Chef Shawn Wellersdick, one of Wilmington’s best, is planning the multi-course menu to include a cocktail social with passed hors d’oeuvres, a plated appetizer, a salad, various entrée choices and a family-style assorted dessert platter, said Wellersdick’s wife and business partner, Ann Steketee.
All proceeds from the $250-per-person event go to Surfers Healing, which hosts surf camps for autistic children and their families. Legendary pro surfer Dorian “Doc” Paskowitz and his son, Surfers Healing founder Israel “Izzy” Paskowitz, will be at the fundraiser.
For more info, call Port Land Grille at 910-256-6056 or go to http://www.portlandgrille.com/
When it comes to describing Caffe Phoenix, Manna owner Billy Mellon summed it up best in his quote this week to the press: “When I first moved to Wilmington, Caffe Phoenix was our glamorous, big-city restaurant. All of the beautiful people worked there. And for a long time that’s what came to mind when you mentioned Wilmington restaurants.”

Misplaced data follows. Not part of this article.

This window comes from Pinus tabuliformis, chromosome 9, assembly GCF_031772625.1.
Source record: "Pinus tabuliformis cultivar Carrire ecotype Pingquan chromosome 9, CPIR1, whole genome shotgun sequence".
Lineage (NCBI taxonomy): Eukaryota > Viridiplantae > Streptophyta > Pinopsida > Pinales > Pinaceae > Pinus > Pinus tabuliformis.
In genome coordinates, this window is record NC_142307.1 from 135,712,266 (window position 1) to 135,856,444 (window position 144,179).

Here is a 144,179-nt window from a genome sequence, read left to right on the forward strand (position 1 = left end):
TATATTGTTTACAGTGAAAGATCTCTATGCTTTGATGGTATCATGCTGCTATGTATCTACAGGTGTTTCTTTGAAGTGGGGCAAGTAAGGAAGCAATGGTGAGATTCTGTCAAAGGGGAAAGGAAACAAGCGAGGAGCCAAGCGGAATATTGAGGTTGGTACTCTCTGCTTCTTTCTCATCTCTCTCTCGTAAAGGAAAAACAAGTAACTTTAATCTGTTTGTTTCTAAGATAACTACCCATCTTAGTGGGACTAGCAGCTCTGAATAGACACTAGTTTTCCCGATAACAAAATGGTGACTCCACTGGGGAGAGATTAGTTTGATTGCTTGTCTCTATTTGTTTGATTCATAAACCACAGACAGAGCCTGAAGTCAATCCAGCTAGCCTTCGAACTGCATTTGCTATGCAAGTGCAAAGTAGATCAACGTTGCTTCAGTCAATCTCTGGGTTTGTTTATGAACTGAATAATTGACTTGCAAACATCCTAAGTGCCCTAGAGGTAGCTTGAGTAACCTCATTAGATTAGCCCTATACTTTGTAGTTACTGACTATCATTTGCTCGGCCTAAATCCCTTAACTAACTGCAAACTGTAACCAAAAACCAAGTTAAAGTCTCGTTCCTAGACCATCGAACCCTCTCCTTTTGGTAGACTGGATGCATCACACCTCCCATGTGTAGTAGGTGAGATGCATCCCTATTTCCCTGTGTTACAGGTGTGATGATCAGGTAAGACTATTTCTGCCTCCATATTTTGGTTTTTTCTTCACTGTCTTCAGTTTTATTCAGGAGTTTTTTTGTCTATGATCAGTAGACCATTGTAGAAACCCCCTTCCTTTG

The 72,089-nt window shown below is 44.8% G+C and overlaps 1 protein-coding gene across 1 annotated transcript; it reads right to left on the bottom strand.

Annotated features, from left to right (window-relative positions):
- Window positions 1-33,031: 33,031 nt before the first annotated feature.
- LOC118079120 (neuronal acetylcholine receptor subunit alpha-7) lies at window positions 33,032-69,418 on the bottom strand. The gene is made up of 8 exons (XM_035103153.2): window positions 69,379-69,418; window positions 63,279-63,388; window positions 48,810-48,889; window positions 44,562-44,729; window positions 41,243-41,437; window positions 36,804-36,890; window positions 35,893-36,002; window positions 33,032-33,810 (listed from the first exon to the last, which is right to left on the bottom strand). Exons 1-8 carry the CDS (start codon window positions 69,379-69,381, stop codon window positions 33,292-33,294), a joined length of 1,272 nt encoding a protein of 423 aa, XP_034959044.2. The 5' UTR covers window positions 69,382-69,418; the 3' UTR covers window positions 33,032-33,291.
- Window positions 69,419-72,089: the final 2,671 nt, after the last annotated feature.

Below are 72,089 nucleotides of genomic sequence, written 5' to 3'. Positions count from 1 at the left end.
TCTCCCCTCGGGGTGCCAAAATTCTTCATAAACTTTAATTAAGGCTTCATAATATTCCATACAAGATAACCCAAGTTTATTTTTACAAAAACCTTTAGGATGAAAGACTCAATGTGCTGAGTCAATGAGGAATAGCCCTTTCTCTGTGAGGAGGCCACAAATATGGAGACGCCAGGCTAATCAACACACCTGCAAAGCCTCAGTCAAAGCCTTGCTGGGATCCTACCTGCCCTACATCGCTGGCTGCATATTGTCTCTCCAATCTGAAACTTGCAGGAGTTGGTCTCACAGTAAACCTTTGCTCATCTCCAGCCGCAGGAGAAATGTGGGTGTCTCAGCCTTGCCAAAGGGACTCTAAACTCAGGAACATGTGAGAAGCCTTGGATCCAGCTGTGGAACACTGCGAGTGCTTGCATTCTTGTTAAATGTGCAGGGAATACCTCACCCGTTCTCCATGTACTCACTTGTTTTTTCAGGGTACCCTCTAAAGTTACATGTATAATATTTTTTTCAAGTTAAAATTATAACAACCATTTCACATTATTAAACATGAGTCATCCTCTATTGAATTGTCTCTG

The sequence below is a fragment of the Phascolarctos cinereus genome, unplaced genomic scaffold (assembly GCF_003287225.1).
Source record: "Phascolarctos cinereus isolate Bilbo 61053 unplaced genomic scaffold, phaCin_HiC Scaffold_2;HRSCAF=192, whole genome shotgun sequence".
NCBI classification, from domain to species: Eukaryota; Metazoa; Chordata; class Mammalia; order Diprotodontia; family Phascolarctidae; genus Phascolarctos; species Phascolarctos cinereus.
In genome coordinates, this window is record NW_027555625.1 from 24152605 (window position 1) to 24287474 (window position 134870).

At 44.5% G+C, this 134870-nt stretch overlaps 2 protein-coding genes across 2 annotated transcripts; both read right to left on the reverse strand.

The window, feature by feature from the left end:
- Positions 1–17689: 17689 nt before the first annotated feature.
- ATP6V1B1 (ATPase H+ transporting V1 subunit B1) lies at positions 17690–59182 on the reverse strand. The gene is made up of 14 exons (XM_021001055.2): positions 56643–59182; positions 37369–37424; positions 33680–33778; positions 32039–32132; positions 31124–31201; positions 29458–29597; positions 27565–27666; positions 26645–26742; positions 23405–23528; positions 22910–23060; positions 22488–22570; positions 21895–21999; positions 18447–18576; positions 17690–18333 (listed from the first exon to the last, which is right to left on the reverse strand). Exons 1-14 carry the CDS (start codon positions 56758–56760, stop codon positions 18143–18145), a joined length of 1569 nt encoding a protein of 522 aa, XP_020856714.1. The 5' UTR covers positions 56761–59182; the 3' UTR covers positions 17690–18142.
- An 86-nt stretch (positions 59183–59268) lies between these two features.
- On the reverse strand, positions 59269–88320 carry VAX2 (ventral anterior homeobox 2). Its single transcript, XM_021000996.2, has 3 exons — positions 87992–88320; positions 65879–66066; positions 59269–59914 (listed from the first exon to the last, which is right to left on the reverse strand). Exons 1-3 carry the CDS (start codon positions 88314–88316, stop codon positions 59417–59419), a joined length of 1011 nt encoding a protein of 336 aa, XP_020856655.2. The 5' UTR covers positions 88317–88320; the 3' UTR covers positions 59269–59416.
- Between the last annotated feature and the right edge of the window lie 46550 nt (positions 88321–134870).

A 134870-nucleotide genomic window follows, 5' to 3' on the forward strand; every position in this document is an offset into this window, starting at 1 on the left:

I could see the original Phoenix so clearly as I read Mellon’s comment this morning. In the 1990s, the original Phoenix at 9 S. Front St. was the reason I visited Wilmington. Wearing our most fashionable outfits, my girlfriends and I would sit in its balcony dining area and look down on the scene, feeling for the couple of hours we were there as if we had been transported to Philly or New York City.
Each of us had our favorites: Joyce always did risotto cakes atop veal demi-glace. Jackie insisted on anchovies in the plate of olive oil Phoenix provided for dipping its homemade bread. I chose Spinachi con Prosciutto, a dish of hot pasta tossed with lots of prosciutto, garlic, fresh spinach and parmesan cheese.
Those early days were followed by numerous business lunches and drinks at Phoenix. I made connections and friends there who have contributed so much.
Phoenix inspired numerous articles I wrote as well as my downtown food walking tour, Culinary Adventures with Liz Biro. The restaurant’s history, its role in helping to revitalize downtown Wilmington, the many celebrities that dined there right up to the end and the interesting people who worked there were my key reasons for starting the tour.
The tour has introduced dozens and dozens of diners to not just downtown restaurants but to chefs and dining rooms all over Wilmington and beyond, insuring that the Phoenix legacy will endure. Keeping its impact alive, too, will be the movement of its latest chefs, Carson Jewell and Alex Morgan, to their own restaurant in 2013. Read about their plans in my full report for the Greater Wilmington Business Journal.
Here are some of my yummy shots from Phoenix over the past few years.